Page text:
A few days ago, Delhi Police Commissioner B S Bassi gave some unsolicited advice to the five Jawaharlal Nehru University (JNU) students who had just surfaced on campus after being in hiding since the students union president, Kanhaiya Kumar, was arrested: “Police are looking for them, they should join the investigation. If they are innocent, they should produce evidence of their innocence.”
Two of the five students, Umar Khalid and Anirban Bhattacharya, have since surrendered to the police.
But despite what Bassi said, the fact is that under the law, the students are not the ones who are required to prove their innocence. Rather, it is up to the police to prove their guilt. The one exception where the burden of proof lies with both sides is civil disputes — cases involving property disputes, etc.
The Supreme Court has held on a number of occasions that any attempt by the prosecution to place the onus of proving innocence on the accused would be tantamount to violation of the Fundamental Right granted under Article 21 (Protection of Life and Personal Liberty).
In P N Krishna Lal and Others versus State of Kerala (1994), the Supreme Court held: “The settled law is that the prosecution must prove all the ingredients of the offences for which the accused has been charged with. The proof of guilt of the accused should be on the prosecution and be beyond reasonable doubt. At no stage of trial, the accused is under an obligation to disprove his innocence. Unlike in a trial of civil action, the burden of proof of a case always rests on the prosecution and it never gets shifted.”
The Bench added, “To place the entire burden on the accused… to prove his innocence, therefore, is arbitrary, unjust and unfair infringing upon his right to life and unfair and unjust procedure violating the guarantee under Article 21 (of the Constitution).”
That said, since the names of the JNU students figure in the FIR, they can always be summoned by the investigating officer to join the investigation — and should they fail to do so, arrest warrants can be issued against them.
On the question of the onus or burden of proof in criminal cases, however, the settled law remains that an accused is presumed innocent till proven otherwise. Ei incumbit probatio qui dicit, non qui negat — literally, the proof lies upon the one who affirms, not the one who denies — is one of the basic principles of natural justice.
In State of Madhya Pradesh versus Ramesh and Another (March 18, 2011), the Supreme Court underlined that even the silence of an accused cannot be used to hold him guilty. “The cumulative effect of reading the provisions of Article 20(3) of the Constitution with Sections 161(2); 313(3); and proviso (b) to Section 315 CrPC remains that in India, law provides for the rule against adverse inference from silence of the accused,” it held.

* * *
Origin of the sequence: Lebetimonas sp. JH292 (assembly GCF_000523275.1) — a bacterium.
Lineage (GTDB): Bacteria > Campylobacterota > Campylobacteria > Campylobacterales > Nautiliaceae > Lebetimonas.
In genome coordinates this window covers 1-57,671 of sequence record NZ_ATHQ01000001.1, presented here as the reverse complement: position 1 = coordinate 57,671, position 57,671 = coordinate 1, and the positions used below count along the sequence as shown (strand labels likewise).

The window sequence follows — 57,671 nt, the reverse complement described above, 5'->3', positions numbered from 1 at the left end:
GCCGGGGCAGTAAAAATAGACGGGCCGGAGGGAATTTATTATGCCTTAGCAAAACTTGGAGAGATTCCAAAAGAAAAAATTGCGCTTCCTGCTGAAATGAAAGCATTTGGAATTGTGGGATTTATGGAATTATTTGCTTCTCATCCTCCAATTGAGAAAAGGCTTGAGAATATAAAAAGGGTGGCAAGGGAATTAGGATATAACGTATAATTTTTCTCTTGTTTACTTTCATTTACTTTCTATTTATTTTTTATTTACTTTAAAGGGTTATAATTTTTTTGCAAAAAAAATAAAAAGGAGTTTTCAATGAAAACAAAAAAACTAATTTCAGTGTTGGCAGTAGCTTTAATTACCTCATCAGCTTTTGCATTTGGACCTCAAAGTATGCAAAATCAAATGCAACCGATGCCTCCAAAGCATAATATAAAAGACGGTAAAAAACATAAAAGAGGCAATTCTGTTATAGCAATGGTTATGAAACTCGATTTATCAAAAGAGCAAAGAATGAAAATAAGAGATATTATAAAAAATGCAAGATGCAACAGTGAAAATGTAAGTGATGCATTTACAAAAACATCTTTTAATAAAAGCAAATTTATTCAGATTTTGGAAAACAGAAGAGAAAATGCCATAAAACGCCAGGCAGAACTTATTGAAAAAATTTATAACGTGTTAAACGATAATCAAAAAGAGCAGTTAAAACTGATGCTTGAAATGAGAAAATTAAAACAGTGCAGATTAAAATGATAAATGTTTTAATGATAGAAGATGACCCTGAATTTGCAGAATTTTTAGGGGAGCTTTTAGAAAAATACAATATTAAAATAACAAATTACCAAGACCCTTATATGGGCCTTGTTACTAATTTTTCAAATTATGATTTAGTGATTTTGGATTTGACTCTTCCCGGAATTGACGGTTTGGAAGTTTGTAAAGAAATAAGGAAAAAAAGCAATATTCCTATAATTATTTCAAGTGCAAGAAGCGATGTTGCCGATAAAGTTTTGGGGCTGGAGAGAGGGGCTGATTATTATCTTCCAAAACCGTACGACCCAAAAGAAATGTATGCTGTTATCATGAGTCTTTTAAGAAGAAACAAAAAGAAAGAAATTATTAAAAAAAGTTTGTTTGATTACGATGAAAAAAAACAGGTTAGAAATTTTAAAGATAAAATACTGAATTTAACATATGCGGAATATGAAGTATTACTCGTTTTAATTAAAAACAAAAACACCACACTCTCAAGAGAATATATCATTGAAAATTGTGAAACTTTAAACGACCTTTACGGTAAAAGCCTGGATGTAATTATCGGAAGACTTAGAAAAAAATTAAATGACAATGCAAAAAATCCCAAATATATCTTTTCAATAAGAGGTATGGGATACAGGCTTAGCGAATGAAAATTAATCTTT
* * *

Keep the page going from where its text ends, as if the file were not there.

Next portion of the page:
There are, indeed, circumstances, upheld by the apex court, where the state can place the burden of proving innocence on the accused — something that is allowed under Section 106 of Indian Evidence Act. This clause says that in some cases, where a fact is “especially within the knowledge of any person”, the burden of “proving that fact is upon him”.
Another Section of the Evidence Act — 111A — which deals with “Presumption as to certain offences”, says that in cases under certain sections of the Indian Penal Code (IPC) dealing with offences against the state, a person accused of having committed such an offence “shall be presumed” to have committed such an offence.
Some cases like the erstwhile Terrorist and Disruptive Activities (Prevention) Act fall under such categories, as do offences under IPC Sections 121 (Waging, or attempting to wage war, or abetting waging of war, against the Government of India), 122 (Collecting arms, etc. with intention of waging war against the Government of India) and 123 (Concealing with intent to facilitate design to wage war).
In K Veeraswamy versus Union of India (1991), a matter in which the constitutionality of some Sections of the Prevention of Corruption Act was under challenge, a Constitution Bench of the Supreme Court ruled that “a statute placing the burden on the accused cannot be regarded as unreasonable, unjust or unfair nor can it be regarded as contrary to Article 21 of the Constitution”.
But the Bench referred to the Supreme Court’s judgment in Shambhu Nath Mehra versus State of Ajmer (1956) to underline the fact that this could happen only in a few “very exceptional” cases.
“Section 106 of the Evidence Act does not abrogate the well-established statute of criminal law that except in very exceptional classes of cases, the burden which lies on the prosecution to prove its case never shifts and Section 106 is not intended to relieve the prosecution of that burden,” it held.
But, for all practical purposes, the law is that the burden of proof is on the prosecution, and not on the accused. Even the Universal Declaration of Human Rights (UDHR), adopted by the United Nations General Assembly in 1948, underlines this. Article 11 of the Declaration says, “Everyone charged with a penal offence has the right to be presumed innocent until proved guilty according to law in a public trial at which he has had all the guarantees necessary for his defence.”
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